The Great Pyrenees are very big, family friendly dogs. They are often referred to as "a sheep dog" and are the perfect dog for hearding farm animals for farmers or ranchers. The dogs are very good as sheep dogs.
A typical adult Great Pyrenees will grow big enough that if you picked up the front paws of the dog, and held them up to the shoulders a six foot man, the adult Great Pyrenees would be face to face with the six foot man, and the both of them could literally dance if they wanted to, hand in paw.
You would know if you have a Great Pyrenees for yourself, when the dog has an extra claw on the back paws, I have called it a dual claw.
Most of the Great Pyrenees are all white, but I have seen some of these dogs with beautiful face markings like masks of black, and some traces of brown or tan that are sometimes found on but not always limited to being on the dogs head.
When the Great Pyrenees are bred, they are well known for having large litters of puppies. The usual batch of puppies is around ten to fifteen pups.
The Great Pyrenees are somewhat of an active breed, but are not hyperactive and can be really lazy dogs if so much as the weather is hot.
In my experience they would be quite calm spirited and gentle enough for children, but do not seem to be aware of their own size, and can unintentionally plow right over younger children.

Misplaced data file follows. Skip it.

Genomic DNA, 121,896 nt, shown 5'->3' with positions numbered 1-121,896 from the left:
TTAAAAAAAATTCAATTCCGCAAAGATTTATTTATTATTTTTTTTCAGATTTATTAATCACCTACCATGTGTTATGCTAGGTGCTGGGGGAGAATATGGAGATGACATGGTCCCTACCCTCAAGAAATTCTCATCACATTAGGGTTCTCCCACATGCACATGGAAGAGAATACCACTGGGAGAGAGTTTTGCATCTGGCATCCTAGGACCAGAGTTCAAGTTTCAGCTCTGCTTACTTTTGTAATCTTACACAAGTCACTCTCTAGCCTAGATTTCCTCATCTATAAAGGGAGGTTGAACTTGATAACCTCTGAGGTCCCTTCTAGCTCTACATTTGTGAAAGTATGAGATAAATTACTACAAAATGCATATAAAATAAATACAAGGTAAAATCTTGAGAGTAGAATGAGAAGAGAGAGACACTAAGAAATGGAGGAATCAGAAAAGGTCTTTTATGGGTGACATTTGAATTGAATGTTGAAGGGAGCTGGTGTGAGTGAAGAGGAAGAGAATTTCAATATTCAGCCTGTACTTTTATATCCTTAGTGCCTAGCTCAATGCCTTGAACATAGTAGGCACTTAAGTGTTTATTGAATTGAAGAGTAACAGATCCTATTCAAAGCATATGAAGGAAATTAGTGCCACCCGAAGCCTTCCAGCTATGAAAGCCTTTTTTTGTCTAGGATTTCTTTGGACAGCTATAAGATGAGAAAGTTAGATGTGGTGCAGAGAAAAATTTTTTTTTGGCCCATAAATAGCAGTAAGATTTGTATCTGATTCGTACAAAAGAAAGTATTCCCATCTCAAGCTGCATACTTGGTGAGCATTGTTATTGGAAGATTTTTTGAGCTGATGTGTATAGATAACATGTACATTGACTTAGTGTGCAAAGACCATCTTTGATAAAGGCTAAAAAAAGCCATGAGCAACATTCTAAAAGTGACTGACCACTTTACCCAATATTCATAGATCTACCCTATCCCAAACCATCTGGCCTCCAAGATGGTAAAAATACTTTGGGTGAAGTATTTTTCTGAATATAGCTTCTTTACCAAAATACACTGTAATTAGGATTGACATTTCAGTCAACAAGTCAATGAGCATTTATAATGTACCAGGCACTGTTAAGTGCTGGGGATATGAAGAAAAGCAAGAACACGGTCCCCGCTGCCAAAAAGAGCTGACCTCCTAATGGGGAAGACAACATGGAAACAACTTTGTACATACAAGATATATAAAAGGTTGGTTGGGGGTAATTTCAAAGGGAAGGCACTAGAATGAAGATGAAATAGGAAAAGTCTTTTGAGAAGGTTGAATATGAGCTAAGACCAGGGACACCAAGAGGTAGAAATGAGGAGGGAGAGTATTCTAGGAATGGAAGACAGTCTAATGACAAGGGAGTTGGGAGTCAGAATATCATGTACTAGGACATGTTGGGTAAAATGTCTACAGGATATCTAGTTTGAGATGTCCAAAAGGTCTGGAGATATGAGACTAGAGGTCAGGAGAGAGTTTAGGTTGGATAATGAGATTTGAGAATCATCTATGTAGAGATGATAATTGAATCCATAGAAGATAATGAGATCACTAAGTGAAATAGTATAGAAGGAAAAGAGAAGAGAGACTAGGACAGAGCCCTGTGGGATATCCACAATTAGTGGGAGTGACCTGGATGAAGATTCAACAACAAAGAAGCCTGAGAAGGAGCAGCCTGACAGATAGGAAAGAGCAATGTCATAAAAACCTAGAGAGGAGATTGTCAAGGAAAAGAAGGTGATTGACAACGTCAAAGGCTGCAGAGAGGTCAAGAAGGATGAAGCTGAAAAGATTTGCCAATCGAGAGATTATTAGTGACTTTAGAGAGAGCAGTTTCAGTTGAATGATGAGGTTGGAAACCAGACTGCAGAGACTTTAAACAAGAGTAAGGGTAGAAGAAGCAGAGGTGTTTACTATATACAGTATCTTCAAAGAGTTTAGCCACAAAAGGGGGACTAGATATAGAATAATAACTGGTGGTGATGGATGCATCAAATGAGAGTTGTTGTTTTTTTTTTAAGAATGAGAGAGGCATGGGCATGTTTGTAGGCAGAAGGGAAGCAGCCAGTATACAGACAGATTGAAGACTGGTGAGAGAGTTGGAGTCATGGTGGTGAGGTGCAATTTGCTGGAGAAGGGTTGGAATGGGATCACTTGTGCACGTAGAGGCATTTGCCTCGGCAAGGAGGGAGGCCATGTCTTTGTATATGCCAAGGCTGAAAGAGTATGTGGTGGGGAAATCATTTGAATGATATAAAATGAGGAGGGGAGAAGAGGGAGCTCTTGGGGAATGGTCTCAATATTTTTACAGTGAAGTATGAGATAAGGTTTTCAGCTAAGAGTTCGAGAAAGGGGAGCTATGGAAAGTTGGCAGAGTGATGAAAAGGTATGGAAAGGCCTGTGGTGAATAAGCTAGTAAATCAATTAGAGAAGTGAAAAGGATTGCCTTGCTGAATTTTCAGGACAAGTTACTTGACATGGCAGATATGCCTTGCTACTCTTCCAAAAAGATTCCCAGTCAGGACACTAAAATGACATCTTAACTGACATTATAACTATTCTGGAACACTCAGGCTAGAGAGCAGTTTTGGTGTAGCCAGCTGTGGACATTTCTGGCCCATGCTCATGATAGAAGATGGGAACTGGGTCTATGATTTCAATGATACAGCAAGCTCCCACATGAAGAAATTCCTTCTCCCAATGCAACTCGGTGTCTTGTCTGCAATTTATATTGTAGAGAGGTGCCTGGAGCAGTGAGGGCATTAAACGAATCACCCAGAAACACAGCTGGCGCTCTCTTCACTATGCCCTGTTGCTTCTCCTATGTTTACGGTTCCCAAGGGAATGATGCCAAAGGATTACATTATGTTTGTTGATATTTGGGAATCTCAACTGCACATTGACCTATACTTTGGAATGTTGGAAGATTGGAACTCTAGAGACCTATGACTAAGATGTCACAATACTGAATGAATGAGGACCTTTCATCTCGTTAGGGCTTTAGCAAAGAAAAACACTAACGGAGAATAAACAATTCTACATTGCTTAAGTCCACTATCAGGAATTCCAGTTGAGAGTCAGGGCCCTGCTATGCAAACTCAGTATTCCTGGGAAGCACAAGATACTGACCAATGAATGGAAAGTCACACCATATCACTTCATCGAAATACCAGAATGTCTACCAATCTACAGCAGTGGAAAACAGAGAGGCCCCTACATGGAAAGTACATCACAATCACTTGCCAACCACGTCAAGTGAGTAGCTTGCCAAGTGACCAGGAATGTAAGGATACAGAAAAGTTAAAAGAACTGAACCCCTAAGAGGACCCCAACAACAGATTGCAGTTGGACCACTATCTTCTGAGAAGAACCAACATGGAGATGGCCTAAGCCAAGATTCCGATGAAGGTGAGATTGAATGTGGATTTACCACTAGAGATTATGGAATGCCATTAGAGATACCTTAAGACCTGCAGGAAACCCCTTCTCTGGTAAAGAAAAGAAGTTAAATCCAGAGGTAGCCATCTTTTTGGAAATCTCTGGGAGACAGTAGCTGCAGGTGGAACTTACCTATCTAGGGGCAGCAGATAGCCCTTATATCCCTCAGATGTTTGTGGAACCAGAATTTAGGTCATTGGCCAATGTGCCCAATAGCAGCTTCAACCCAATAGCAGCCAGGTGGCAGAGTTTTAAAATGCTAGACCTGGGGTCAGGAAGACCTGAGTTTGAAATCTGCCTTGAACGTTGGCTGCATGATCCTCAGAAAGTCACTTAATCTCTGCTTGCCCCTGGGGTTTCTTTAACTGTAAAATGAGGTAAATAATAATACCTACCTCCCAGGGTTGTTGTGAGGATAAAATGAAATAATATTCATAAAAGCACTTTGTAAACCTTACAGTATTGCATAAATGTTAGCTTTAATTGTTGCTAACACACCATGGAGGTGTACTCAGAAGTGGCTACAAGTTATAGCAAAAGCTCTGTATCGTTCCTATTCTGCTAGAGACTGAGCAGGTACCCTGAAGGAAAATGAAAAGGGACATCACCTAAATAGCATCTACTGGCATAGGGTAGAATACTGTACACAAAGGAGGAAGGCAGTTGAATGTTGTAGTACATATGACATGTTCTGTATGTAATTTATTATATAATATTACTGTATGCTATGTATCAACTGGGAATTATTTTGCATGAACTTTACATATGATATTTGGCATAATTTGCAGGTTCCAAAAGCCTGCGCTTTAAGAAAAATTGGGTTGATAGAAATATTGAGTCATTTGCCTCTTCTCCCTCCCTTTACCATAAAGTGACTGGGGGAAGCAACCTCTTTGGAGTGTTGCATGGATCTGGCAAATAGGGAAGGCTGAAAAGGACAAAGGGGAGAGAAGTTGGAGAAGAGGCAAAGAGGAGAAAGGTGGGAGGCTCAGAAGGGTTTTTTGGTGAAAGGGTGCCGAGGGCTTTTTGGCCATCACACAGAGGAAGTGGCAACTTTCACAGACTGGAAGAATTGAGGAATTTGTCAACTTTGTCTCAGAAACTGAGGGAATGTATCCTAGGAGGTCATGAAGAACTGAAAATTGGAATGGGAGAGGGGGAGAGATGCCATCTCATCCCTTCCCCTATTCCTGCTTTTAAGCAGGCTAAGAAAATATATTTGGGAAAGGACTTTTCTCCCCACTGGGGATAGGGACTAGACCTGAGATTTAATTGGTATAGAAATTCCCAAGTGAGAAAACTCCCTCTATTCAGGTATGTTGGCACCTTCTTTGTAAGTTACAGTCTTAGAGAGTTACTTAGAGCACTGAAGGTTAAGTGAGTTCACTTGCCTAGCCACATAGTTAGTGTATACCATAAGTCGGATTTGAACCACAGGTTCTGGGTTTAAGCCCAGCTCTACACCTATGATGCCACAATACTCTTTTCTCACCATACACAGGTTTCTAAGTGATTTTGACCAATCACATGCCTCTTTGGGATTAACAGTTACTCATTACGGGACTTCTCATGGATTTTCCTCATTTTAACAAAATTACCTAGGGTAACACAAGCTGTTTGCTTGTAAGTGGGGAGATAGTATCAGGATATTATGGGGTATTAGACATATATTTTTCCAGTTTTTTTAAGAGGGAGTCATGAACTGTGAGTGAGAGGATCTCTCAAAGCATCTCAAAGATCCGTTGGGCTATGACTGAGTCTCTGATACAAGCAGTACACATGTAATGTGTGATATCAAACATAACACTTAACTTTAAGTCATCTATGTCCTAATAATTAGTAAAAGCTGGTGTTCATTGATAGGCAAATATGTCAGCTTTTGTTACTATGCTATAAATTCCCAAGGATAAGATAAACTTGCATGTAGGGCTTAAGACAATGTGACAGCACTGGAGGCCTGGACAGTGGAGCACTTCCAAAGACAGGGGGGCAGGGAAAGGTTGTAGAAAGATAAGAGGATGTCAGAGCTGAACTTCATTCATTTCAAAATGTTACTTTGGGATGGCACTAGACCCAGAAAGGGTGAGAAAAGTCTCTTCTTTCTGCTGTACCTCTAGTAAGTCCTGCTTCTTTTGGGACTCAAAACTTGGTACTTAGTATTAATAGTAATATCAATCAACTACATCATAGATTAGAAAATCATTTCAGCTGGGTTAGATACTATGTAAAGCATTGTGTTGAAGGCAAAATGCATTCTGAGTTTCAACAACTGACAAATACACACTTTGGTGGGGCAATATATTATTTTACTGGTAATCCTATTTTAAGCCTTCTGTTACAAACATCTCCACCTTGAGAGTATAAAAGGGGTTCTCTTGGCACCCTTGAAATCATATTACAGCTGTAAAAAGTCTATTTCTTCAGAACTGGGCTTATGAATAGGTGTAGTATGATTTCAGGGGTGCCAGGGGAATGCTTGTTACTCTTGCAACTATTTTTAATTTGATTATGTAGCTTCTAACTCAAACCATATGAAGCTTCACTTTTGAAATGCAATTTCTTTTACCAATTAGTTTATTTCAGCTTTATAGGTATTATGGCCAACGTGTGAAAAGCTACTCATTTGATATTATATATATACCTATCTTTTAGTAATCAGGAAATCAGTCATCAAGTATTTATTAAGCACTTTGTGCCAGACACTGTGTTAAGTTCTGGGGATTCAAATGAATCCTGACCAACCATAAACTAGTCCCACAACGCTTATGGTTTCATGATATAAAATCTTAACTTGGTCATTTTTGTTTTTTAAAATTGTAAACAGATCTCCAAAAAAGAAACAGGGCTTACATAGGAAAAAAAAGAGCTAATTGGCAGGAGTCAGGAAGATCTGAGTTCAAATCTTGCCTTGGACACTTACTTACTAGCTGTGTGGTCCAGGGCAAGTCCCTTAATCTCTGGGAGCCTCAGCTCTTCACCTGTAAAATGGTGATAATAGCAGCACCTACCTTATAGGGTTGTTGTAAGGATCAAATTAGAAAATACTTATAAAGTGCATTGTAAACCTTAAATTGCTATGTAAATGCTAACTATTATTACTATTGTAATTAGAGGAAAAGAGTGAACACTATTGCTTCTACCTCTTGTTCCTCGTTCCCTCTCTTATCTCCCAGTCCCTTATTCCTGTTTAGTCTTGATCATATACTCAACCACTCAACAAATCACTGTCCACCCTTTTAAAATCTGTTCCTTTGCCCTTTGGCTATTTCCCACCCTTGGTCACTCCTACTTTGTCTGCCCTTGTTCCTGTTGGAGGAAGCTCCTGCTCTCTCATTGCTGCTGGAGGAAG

The dogs seem smart enough to be taught by me and are great at learning as far as I have experienced, even though they are sometimes very stubborn.
Great Pyrenees are not hypoallergenic. They require good grooming because their coats are so long, thick, and heavy that even in winter you could weave and make coats with just what they have shed. They do extremely well in cold conditions.
The dog loves to roll around in the mud too!
The Great Pyrenees look a lot like a wet sheep when they get out of the water. All of the Great Pyrenees I have observed have pretty looking snow white eyelashes.
Let me remind you, again, that these dogs are active. That makes these dogs not that good as apartment dogs because they need lots of space to roam around, and can have quite loud and very deep barks.
Great Pyrenees can be fed the dog food for active dog breeds or you could just feed them puppy food for as long as they live which could end up being about ten to fifteen or so years. They love table scraps or doggy treats and usually like to have the company of another dog.
The dog usually has a long, thick curly white tail almost like an uncut sheep's tail, but covered in long white fur.
As far as the breed's overall health the only thing I have noticed so far, and this might just be only the bloodlines I had been dealing with, is that these dogs were having weak hip bones. I do not know if this is a hereditary trait. The dogs do not seem to be fit as a sled dog or pack carrying animal in my own eyes.
The next picture below is of the same puppy that was pictured before, but a little bit older. This puppies parents are then pictured afterward. First the mother, the one named Snow Flake, who is all white. (The first one that is "Smiling.")
Then there is the picture of the father dog, called Ashur. (Who is also smiling,) He has facial marks that I think look like tears. The father dog also has black on his ears and a couple of large faded tan or brown spots on his back.
Please enjoy the three photos of Great Pyrenees purebred below...